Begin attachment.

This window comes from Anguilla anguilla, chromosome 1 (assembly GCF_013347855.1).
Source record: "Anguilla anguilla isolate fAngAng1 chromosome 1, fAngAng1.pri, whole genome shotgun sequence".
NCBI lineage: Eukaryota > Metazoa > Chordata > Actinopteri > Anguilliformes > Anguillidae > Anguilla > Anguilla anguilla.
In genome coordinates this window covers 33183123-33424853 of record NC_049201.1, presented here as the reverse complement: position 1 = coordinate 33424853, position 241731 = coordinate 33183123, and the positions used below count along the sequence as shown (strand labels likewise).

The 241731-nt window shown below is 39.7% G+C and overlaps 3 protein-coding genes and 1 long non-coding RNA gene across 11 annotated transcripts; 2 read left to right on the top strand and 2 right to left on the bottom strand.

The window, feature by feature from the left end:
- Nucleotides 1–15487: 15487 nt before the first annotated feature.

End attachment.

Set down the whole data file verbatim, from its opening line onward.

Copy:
This window comes from Anguilla anguilla, chromosome 1 (assembly GCF_013347855.1).
Source record: "Anguilla anguilla isolate fAngAng1 chromosome 1, fAngAng1.pri, whole genome shotgun sequence".
NCBI lineage: Eukaryota > Metazoa > Chordata > Actinopteri > Anguilliformes > Anguillidae > Anguilla > Anguilla anguilla.
In genome coordinates this window covers 33183123-33424853 of record NC_049201.1, presented here as the reverse complement: position 1 = coordinate 33424853, position 241731 = coordinate 33183123, and the positions used below count along the sequence as shown (strand labels likewise).

The 241731-nt window shown below is 39.7% G+C and overlaps 3 protein-coding genes and 1 long non-coding RNA gene across 11 annotated transcripts; 2 read left to right on the top strand and 2 right to left on the bottom strand.

The window, feature by feature from the left end:
- Nucleotides 1–15487: 15487 nt before the first annotated feature.